IoT Challenges In Data Management Are Real

by Preeti S    Dec 05, 2014

Kamal Brar

MongoDB is an open-source document database, and the leading NoSQL database. It can be called as a successor to the traditional table-based relational database structure. With its open source model, MongoDB has emerged popular among enterprises. In India, its client list includes Snapdeal.com, Happiest Minds and Hike messenger.

In an exclusive interview with CXOToday, Kamal Brar, vice president, APAC, MongoDB, calls NoSQL the next-gen database that addresses the shortcomings of relational databases. He also talks about increasing data complexity with emerging technologies; how CIOs are adopting open source; technology trends shaping database management and concerns associated with it.

Which are the two critical concerns for database management in the connected world? How can NoSQL address them?

The database market is evolving quickly. Increasingly, organizations are realizing that Relational Database Management Software (RDBMS) no longer address all of the challenges posed by the variety, velocity and volume of modern data streams. Relational databases simply cannot manage dynamic data and retrieve it quickly enough for today’s consumption. For example, a large amount of geographic data or machine-to-machine generated data needs agile frameworks that the older models simply cannot provide.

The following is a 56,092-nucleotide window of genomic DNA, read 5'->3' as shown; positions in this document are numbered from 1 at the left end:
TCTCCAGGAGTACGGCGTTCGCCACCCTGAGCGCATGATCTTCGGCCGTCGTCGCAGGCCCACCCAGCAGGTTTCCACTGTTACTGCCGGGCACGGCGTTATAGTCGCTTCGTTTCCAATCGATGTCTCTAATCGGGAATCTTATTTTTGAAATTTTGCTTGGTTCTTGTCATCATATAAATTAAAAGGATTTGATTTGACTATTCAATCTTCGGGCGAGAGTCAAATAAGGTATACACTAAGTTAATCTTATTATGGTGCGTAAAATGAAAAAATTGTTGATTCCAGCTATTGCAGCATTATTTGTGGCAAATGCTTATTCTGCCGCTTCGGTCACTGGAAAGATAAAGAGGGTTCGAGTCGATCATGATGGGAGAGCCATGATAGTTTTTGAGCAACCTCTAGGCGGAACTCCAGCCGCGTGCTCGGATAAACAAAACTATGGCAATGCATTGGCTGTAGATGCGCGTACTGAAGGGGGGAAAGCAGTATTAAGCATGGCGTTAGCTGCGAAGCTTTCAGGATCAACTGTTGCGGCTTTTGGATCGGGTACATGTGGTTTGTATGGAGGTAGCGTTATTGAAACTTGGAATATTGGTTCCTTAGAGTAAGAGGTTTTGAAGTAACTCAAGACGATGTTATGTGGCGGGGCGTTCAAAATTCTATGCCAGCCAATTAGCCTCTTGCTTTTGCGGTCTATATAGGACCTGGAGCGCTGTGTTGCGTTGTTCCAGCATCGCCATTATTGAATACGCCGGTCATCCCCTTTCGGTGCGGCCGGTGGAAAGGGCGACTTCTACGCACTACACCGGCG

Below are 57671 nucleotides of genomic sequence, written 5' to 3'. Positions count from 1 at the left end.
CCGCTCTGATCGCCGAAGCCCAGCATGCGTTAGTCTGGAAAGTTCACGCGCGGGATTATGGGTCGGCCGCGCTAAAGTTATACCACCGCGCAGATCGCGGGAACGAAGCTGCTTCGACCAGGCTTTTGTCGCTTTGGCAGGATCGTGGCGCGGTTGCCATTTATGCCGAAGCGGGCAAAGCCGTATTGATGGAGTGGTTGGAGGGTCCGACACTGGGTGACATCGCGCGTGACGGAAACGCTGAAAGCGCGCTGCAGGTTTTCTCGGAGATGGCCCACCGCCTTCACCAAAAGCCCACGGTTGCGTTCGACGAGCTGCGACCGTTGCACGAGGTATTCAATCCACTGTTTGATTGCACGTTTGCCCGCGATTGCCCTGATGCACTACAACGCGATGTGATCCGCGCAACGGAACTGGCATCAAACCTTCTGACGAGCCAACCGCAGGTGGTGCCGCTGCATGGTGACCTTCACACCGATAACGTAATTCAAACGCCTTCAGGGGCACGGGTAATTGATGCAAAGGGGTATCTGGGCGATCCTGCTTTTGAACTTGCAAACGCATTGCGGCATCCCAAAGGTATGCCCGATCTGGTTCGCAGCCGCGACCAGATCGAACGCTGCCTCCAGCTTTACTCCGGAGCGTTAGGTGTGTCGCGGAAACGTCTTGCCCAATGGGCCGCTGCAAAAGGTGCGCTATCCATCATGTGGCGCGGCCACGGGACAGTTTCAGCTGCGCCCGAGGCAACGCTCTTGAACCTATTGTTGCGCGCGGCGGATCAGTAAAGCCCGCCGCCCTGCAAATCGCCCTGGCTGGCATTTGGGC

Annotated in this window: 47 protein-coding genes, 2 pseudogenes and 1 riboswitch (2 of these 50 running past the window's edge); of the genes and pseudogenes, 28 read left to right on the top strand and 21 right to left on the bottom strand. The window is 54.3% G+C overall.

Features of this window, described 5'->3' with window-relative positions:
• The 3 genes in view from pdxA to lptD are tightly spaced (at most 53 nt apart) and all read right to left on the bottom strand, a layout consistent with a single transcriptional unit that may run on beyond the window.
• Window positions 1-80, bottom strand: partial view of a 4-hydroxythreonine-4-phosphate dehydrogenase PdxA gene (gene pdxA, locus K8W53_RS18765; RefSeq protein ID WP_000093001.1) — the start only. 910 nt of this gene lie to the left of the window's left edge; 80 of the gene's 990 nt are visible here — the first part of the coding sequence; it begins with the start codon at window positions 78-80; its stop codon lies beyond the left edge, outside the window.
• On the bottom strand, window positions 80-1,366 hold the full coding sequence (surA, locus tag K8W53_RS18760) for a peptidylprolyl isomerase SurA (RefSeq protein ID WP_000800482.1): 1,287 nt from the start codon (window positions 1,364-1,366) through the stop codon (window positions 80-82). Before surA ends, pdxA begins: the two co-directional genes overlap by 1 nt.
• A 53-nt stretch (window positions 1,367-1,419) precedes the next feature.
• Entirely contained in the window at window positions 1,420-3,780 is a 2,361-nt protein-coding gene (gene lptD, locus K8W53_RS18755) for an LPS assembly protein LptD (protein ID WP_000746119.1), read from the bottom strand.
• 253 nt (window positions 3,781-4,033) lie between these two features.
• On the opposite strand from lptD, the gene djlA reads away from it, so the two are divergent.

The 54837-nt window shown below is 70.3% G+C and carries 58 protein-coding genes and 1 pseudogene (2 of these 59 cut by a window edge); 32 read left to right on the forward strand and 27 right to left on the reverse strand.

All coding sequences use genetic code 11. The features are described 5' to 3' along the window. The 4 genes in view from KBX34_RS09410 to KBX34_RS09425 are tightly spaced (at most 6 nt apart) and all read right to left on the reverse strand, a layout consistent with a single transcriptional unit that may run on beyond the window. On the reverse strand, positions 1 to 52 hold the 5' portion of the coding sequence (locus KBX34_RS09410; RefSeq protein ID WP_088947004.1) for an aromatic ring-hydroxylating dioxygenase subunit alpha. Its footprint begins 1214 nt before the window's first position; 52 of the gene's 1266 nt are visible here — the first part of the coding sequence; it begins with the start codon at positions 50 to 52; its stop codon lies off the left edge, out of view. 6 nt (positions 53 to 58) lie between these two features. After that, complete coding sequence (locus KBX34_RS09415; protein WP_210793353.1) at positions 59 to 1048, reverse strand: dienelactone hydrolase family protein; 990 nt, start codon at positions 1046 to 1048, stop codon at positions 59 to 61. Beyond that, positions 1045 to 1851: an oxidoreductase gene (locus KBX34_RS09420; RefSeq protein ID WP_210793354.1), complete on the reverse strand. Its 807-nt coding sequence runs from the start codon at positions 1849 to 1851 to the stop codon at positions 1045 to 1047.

To gain competitive advantages and solve real-world challenges, businesses customers need agile data frameworks. To do that, you need to move away from legacy relational models. NoSQL database software provides a mechanism for storage and data retrieval with less constrained consistency models than traditional RDBMS.

How is NOSQL adoption in India? What is the role of CIOs in driving it?

The NoSQL database movement is part of a new generation of data tools that have come about to address the shortcomings of relational databases and the demands of modern software development. These next generation databases have  seen significant adoption in the past few years. MongoDB, for example, has been downloaded more than 8 million times globally and we have seen tremendous interest in our product offerings from India. Our user community in India is growing fast and we are also seeing a significant uptake  both the open source community and customers reviewing  enterprise-based solutions. In recent months, we have signed clients like Snapdeal.com, Happiest Minds and Hike messenger in India.

In India, CIOs have a big interest in using open source technology. There are massive government projects running on open source, so I think in India, enterprises are leveraging the true potential of open source. For us the real challenge is to build the awareness among the CIOs about our technology and where we fit in.

Another trend CIOs are experiencing is the so-called bottom up adoption. This is where developers are coming to the CIO having already played with or tested open source technologies. With a database like MongoDB, which is very fast and simple to set up, it’s often the case that a CIO will first come into contact with it when one of his employees comes to him with a new project or idea that is already being built. 

Which verticals are using document oriented database? What advantage does it have over traditional systems?

For big data deployments it’s less about general industries than it is about actual use cases. For example, if a company needs to pool together a huge range of disparate data sets to get one single view of its customer, then a document oriented database would be the perfect solution. This is because of the variety of different data types it would need to ingest. We’ve seen that type of use case in a number of different industries such as insurance, finance and retail.